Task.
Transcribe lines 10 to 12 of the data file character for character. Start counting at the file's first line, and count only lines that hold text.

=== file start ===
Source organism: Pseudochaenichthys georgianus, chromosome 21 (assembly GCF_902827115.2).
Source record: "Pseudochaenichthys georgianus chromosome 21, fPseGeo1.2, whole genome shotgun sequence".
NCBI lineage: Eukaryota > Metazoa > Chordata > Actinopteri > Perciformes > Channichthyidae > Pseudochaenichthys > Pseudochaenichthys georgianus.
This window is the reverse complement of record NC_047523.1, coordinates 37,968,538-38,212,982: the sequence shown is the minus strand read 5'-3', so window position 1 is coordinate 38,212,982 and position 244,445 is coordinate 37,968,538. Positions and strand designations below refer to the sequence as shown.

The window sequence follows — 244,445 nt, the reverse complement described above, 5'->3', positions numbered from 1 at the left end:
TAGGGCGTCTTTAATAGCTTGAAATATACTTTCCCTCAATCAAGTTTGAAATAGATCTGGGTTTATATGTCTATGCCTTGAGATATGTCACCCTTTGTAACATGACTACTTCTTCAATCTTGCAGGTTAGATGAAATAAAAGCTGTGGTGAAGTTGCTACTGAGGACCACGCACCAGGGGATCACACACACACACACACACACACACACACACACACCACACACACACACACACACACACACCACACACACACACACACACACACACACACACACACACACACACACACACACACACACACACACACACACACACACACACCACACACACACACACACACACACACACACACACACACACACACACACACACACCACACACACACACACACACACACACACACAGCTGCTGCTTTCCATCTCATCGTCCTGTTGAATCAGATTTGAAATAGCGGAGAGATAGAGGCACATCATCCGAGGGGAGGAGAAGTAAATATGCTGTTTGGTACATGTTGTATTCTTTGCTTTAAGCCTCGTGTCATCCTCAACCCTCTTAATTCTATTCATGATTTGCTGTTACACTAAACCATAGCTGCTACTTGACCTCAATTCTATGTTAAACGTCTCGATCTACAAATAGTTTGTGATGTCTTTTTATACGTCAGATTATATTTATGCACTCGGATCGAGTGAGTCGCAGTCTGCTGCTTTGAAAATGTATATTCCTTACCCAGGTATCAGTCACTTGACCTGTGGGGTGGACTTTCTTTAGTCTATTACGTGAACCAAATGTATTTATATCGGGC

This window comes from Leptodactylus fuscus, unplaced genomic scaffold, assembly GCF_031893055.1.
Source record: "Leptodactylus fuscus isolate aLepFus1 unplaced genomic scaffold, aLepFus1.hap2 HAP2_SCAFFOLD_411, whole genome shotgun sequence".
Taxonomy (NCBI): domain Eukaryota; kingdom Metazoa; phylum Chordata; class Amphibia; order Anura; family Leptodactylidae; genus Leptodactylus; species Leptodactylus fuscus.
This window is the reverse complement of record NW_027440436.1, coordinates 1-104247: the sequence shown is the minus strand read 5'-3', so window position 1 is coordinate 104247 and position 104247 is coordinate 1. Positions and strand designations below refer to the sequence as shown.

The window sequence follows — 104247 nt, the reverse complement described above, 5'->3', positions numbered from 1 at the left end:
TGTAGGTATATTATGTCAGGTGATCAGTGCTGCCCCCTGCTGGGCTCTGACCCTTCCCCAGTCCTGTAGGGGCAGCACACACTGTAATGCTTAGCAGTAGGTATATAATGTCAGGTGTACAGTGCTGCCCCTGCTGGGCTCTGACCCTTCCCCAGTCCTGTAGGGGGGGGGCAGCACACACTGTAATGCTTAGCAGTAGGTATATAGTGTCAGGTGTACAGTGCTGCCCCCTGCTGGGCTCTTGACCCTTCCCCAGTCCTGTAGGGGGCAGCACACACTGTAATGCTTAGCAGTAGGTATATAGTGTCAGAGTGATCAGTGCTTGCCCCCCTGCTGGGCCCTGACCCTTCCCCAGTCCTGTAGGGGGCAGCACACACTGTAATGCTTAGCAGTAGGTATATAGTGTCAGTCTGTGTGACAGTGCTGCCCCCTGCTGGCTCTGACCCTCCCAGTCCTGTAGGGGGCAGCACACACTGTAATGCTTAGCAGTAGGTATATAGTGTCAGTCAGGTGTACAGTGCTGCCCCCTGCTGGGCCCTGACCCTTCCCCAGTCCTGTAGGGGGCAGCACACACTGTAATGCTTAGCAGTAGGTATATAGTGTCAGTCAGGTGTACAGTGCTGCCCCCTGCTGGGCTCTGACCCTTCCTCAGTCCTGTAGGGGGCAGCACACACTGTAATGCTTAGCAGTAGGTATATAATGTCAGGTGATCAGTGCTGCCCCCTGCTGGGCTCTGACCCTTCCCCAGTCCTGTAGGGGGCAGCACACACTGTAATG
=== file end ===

This window is the reverse complement of record NW_027440436.1, coordinates 1-104247: the sequence shown is the minus strand read 5'-3', so window position 1 is coordinate 104247 and position 104247 is coordinate 1. Positions and strand designations below refer to the sequence as shown.

The window sequence follows — 104247 nt, the reverse complement described above, 5'->3', positions numbered from 1 at the left end:
TGTAGGTATATTATGTCAGGTGATCAGTGCTGCCCCCTGCTGGGCTCTGACCCTTCCCCAGTCCTGTAGGGGCAGCACACACTGTAATGCTTAGCAGTAGGTATATAATGTCAGGTGTACAGTGCTGCCCCTGCTGGGCTCTGACCCTTCCCCAGTCCTGTAGGGGGGGGGCAGCACACACTGTAATGCTTAGCAGTAGGTATATAGTGTCAGGTGTACAGTGCTGCCCCCTGCTGGGCTCTTGACCCTTCCCCAGTCCTGTAGGGGGCAGCACACACTGTAATGCTTAGCAGTAGGTATATAGTGTCAGAGTGATCAGTGCTTGCCCCCCTGCTGGGCCCTGACCCTTCCCCAGTCCTGTAGGGGGCAGCACACACTGTAATGCTTAGCAGTAGGTATATAGTGTCAGTCTGTGTGACAGTGCTGCCCCCTGCTGGCTCTGACCCTCCCAGTCCTGTAGGGGGCAGCACACACTGTAATGCTTAGCAGTAGGTATATAGTGTCAGTCAGGTGTACAGTGCTGCCCCCTGCTGGGCCCTGACCCTTCCCCAGTCCTGTAGGGGGCAGCACACACTGTAATGCTTAGCAGTAGGTATATAGTGTCAGTCAGGTGTACAGTGCTGCCCCCTGCTGGGCTCTGACCCTTCCTCAGTCCTGTAGGGGGCAGCACACACTGTAATGCTTAGCAGTAGGTATATAATGTCAGGTGATCAGTGCTGCCCCCTGCTGGGCTCTGACCCTTCCCCAGTCCTGTAGGGGGCAGCACACACTGTAATG